Kuroko no Basket
I’m impressed! This isn’t your typical shounen anime about a clumsy boy who gets bullied, falls for a beautiful girl, and yet somehow excels in sports, nor is it about a cocky prodigy or a kid who gets dragged in by fate. It’s just…different. The titular character’s goal is to help another guy to become the best basketball player in Japan, and his greatest strength lies in being invisible. Wat.
Kuroko really is a breath of fresh air among shounen protagonists. Although he lacks a strong personality, that’s the whole point of being the sixth “phantom” member of the “Generation of Miracles,” which is made up of five other prodigies. He’s serious, articulate, and confident in his area of expertise, which is passing the ball. He’s barely noticed by others, not because he’s terribly withdrawn, but because he’s short (for basketball) and just doesn’t carry a strong presence. I actually laughed when he seemed to magically appear in front of people, scaring the wits out of them. I don’t know how anyone could miss that odd hair color of his. Kuroko is most interesting when standing in contrast to Taiga, who is hot-headed, tall, and good at slam dunks. The comedy between them works very well. In a nutshell, this anime is about two guys with opposite personalities supporting each other toward their shared passion. Please don’t interpret that the wrong way. :3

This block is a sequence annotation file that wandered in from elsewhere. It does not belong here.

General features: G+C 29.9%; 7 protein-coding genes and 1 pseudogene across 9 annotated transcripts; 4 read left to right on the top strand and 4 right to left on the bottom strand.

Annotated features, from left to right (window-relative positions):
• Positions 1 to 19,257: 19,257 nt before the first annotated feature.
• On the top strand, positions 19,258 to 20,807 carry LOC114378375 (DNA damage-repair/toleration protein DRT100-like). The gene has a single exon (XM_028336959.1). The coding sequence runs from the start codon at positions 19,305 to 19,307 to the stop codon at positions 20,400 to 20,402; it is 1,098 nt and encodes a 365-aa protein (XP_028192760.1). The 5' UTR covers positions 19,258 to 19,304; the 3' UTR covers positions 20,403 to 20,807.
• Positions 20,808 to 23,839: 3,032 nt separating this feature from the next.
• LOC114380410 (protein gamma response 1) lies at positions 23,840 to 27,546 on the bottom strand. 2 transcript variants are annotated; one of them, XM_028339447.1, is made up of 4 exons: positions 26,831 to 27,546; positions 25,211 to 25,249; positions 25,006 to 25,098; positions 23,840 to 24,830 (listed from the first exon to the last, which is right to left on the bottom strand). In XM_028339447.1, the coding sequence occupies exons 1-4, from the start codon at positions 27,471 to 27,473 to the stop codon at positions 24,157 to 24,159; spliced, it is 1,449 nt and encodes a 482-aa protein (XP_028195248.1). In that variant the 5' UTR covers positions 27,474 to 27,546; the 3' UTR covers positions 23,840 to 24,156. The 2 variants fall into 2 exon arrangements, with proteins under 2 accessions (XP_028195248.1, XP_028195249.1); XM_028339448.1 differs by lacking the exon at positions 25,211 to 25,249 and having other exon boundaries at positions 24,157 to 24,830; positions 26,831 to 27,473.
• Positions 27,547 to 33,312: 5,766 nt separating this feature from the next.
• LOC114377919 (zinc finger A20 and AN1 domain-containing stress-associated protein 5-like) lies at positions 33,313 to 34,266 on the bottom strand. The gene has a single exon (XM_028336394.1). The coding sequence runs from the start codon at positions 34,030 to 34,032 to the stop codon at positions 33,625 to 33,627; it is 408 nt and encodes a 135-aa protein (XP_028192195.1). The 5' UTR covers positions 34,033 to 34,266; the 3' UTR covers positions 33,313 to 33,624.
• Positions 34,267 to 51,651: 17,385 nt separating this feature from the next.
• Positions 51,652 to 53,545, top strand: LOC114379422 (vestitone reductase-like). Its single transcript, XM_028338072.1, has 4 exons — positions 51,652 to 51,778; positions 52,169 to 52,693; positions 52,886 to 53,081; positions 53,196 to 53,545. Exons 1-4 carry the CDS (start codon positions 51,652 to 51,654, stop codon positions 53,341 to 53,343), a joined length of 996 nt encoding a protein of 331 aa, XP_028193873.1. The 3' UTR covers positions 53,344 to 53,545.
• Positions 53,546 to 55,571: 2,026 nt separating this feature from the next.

Not much can be said of the other characters just yet, except for the coach of the team, Riko. That’s right, a girl. Her specialty is reading men’s potential just by looking at them…especially when they’re shirtless (lol). I love her already because she’s a leader, not the beautiful/ditzy/tsundere/emotionless/moe type that’s so common in anime these days.
The plot has an effective hook, that is, it makes you want to stick around for Kuroko and Taiga to face off against the Generation of Miracles. Each member has gone on their own way to play on different teams. As far as Kuroko is concerned, Taiga doesn’t stand a chance of beating them without his help. Oh boy, this is going to be fun.
My last words of praise go to the animation, artwork, and music. Simply excellent. While there will always be some use of still frames and shortcuts made during game scenes, the animation is still nice and fluid, especially when Taiga makes slam dunks and the sweat drips off their faces. The character designs and artwork are appealing to look at, and I like three songs enough to want the full versions–two piano and one techno.